The fast food and restaurant industries have not exactly been on the forefront of sourcing clean and sustainable food ingredients in recent years, but some chains have emerged as front-runners in this new era of more ethical, additive-free and eco-friendly food production.
Unfortunately when it comes to antibiotic use in beef, most of the United States’ top restaurants still have a long way to go, however, as evidenced by the recent scorecard results from the Center for Food Safety.
While the country’s top two sources of “clean” ingredients among restaurant chains scored remarkably well yet again, there were plenty of disappointments on this year’s scorecard, as many of the most popular chains received failing grades on the report, titled “Chain Reaction V.”
Applebee’s, Arby’s and Olive Garden Among Those With “F” Grades
The investigation examined beef from 21 different restaurant chains, and only two came out with grades in the “A” range this time around: Chipotle, which received an “A,” and Panera Bread, which received an “A-.”
McDonald’s made the biggest positive jump this year, garnering a “C” rating alongside Subway, although both companies still have menus that are loaded with GMO ingredients like the vast majority of other restaurants on this list.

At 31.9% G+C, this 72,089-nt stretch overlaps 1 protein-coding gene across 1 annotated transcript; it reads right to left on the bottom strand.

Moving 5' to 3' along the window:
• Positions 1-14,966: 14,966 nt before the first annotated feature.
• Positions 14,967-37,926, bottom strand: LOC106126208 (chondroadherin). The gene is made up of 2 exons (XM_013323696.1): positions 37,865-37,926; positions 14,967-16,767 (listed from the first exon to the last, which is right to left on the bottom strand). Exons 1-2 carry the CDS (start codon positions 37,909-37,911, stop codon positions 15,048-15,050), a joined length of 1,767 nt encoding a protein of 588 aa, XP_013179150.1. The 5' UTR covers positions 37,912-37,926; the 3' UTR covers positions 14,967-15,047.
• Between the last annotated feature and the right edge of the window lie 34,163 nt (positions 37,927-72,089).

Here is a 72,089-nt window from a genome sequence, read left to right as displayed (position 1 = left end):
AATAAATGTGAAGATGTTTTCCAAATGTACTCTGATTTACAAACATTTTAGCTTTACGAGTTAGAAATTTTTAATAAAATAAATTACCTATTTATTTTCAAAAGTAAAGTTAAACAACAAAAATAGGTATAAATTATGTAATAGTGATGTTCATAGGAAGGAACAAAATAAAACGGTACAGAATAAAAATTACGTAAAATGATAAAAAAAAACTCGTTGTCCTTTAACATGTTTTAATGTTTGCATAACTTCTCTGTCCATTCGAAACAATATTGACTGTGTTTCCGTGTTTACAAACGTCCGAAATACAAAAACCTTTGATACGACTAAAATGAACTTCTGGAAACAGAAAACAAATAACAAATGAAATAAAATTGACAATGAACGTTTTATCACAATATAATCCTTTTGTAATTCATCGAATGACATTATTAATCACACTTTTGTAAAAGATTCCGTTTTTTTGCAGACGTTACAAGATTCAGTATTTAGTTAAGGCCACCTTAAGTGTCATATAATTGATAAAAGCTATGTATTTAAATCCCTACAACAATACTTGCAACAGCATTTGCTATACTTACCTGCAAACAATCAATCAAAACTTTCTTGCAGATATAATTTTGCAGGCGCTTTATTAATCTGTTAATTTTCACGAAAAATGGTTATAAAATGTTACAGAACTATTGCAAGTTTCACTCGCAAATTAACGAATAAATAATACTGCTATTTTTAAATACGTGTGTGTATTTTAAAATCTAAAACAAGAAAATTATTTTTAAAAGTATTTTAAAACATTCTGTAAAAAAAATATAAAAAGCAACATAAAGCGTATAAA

Sadly, these four companies were the only ones to stay out of the “D” range among all restaurants tested.
The following fast food and restaurant chains all received grades of “D+” or lower: Wendy’s (D+), Taco Bell (D), Starbucks (F), Burger King (F), Domino’s (F), Pizza Hut (F), Sonic, (F), Applebee’s (F), Olive Garden (F), Buffalo Wild Wings (F), Little Caesars (F), Arby’s (F), Dairy Queen (F), Jack In the Box (F), Chili’s (F), IHOP (F) and Panda Express (F) all rounded out the bottom part of the list.
These grades are particularly troubling considering the widespread overuse of antibiotics in livestock production, which “significantly contributes to the rise and spread of antibiotic resistance,” according to the Center for Food Safety’s report.
“Antibiotic-resistant bacteria, and the increasingly hard-to-treat infections they cause, are a global health crisis, risking a future in which common illnesses could once again become life-threatening on a large scale,” the report reads.
While there were some positive shifts in the industry this year, most chains’ policy changes are in the early stages, meaning that this could continue to be a serious problem for years to come.
The good news, however, is that many of these restaurants have made significant progress on reducing or eliminating the use of antibiotics in their chicken products.
Among restaurant chains, the ones to avoid buying chicken from include Arby’s, Chili’s, Buffalo Wild Wings, Dairy Queen, Sonic, Popeye’s, Little Caesars, and Panda Express.
All of these chain restaurants have no policy in place for reducing or eliminating antibiotic use in chicken products, a major red flag considering many of the aforementioned restaurants, especially Buffalo Wild Wings, Arby’s and Chili’s for example, have chicken-heavy menus.
To read and download the full report, visit the Center for Safety’s website here.